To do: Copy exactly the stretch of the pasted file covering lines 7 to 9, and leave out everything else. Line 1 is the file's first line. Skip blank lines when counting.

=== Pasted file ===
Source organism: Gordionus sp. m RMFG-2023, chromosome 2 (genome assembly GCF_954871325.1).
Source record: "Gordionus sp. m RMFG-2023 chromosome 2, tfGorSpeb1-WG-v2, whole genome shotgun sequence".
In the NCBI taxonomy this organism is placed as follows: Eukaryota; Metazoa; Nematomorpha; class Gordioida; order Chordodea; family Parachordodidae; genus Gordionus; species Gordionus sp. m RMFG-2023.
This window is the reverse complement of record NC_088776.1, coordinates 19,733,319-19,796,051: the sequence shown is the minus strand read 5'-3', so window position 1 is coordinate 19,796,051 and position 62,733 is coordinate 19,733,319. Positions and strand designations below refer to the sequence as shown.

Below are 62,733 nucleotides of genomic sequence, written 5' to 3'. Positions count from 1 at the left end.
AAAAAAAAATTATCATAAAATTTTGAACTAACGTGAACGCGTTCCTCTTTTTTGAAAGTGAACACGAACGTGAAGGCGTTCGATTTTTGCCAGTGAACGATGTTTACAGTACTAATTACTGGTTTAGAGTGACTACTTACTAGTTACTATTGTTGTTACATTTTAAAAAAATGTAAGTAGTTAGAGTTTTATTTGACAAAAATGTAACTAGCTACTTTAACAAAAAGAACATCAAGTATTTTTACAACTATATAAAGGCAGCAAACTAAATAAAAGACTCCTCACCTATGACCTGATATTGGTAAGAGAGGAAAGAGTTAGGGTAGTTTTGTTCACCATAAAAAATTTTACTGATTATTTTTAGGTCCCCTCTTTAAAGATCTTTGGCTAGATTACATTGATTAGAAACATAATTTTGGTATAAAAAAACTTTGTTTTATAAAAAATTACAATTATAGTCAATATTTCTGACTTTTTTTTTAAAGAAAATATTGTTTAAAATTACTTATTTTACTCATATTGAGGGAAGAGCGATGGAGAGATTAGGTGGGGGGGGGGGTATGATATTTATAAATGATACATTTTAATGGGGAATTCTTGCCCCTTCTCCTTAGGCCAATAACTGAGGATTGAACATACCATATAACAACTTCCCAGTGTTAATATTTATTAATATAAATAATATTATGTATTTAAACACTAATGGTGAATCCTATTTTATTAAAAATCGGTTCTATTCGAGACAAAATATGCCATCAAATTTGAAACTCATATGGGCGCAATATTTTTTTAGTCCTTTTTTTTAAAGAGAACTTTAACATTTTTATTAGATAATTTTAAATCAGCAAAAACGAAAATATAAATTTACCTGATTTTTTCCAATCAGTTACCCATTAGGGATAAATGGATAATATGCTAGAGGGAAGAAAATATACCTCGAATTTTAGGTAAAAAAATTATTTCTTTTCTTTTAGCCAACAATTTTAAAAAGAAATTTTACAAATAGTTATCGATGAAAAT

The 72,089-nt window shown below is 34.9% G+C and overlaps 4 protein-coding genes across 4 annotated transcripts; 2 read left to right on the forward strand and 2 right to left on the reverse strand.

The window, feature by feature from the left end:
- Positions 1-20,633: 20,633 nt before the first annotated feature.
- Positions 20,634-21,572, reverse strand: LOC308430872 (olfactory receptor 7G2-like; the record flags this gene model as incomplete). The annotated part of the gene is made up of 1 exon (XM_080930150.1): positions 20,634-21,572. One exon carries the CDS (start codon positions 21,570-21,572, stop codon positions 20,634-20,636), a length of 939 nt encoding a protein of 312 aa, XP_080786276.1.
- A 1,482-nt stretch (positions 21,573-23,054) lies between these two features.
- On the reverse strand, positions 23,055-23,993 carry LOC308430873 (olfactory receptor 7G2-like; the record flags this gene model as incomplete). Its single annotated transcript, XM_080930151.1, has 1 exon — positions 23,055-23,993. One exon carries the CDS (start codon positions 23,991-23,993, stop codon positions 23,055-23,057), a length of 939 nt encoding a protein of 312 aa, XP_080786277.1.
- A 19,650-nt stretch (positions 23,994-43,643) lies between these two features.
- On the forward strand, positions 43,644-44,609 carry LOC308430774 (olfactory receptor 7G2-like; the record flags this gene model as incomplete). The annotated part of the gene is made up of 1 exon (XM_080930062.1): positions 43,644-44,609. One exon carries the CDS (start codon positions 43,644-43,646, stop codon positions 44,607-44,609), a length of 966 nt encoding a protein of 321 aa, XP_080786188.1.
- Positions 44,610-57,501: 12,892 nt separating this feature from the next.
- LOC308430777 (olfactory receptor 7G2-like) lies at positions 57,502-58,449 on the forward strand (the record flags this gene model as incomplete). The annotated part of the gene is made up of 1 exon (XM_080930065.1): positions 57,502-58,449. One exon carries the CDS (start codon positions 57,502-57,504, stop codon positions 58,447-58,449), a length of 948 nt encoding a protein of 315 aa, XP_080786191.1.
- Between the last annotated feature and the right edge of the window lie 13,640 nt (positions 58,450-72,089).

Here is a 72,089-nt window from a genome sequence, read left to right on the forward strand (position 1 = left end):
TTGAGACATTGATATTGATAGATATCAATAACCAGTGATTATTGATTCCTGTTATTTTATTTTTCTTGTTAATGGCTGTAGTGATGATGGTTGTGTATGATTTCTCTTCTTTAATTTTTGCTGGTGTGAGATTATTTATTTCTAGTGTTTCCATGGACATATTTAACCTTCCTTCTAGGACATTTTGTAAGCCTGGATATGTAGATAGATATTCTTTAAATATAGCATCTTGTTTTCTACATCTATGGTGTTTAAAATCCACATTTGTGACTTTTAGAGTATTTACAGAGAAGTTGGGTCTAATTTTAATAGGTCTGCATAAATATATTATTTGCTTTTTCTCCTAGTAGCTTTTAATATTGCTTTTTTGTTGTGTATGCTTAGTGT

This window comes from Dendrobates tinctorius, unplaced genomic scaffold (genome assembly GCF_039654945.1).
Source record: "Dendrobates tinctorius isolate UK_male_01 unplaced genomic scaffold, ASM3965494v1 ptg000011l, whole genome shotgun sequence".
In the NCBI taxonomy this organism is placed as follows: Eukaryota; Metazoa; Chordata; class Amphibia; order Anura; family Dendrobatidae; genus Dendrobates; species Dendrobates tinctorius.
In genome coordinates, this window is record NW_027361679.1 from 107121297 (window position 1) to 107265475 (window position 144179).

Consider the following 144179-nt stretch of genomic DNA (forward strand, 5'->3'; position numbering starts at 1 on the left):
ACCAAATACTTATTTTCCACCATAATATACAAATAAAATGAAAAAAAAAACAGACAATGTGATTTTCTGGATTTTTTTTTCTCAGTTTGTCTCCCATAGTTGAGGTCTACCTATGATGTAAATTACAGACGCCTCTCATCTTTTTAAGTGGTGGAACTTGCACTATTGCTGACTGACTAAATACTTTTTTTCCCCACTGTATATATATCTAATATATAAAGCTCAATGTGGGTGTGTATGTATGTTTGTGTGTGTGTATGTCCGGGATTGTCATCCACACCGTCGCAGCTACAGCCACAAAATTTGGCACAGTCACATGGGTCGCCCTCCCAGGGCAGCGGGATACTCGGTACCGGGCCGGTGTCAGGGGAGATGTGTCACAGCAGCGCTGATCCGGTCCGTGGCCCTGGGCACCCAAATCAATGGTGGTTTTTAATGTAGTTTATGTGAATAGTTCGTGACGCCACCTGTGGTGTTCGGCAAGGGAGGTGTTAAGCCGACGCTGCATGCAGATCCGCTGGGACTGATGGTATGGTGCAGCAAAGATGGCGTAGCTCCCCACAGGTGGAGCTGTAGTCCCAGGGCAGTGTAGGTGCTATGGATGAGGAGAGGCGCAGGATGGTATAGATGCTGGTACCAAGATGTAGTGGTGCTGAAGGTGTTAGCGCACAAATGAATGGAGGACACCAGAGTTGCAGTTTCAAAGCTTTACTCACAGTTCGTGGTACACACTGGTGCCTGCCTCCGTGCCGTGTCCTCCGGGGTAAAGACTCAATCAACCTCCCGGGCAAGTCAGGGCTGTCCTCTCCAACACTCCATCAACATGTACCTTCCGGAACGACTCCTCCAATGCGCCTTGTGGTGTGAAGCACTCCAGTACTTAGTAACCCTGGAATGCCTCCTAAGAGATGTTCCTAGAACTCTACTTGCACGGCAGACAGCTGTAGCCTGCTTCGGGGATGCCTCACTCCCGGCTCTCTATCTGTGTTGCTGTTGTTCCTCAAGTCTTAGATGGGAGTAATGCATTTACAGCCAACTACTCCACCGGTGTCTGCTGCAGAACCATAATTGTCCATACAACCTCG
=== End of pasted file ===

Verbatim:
The 72,089-nt window shown below is 34.9% G+C and overlaps 4 protein-coding genes across 4 annotated transcripts; 2 read left to right on the forward strand and 2 right to left on the reverse strand.

The window, feature by feature from the left end:
- Positions 1-20,633: 20,633 nt before the first annotated feature.